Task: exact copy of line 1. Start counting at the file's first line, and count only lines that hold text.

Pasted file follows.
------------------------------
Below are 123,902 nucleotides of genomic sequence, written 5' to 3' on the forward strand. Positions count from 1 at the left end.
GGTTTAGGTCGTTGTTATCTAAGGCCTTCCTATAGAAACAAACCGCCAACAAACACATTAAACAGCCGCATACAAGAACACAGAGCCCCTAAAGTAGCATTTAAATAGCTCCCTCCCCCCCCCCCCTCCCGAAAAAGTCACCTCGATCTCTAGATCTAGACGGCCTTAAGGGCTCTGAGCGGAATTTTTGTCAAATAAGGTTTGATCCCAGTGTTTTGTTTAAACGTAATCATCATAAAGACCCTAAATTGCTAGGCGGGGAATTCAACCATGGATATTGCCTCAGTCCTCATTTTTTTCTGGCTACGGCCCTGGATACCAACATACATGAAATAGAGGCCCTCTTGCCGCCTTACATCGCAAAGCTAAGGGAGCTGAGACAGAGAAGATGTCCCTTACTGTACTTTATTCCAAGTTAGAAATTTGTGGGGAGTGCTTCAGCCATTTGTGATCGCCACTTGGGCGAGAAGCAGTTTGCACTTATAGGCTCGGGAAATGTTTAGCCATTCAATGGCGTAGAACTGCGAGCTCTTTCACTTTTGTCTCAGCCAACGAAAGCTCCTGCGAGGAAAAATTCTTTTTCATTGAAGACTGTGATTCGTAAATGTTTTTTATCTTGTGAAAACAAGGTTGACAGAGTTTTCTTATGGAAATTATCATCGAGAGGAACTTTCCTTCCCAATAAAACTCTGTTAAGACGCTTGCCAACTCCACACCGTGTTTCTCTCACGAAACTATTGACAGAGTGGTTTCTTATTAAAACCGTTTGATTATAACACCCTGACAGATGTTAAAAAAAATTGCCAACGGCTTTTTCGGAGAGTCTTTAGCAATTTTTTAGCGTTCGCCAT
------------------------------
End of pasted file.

Below are 123,902 nucleotides of genomic sequence, written 5' to 3' on the forward strand. Positions count from 1 at the left end.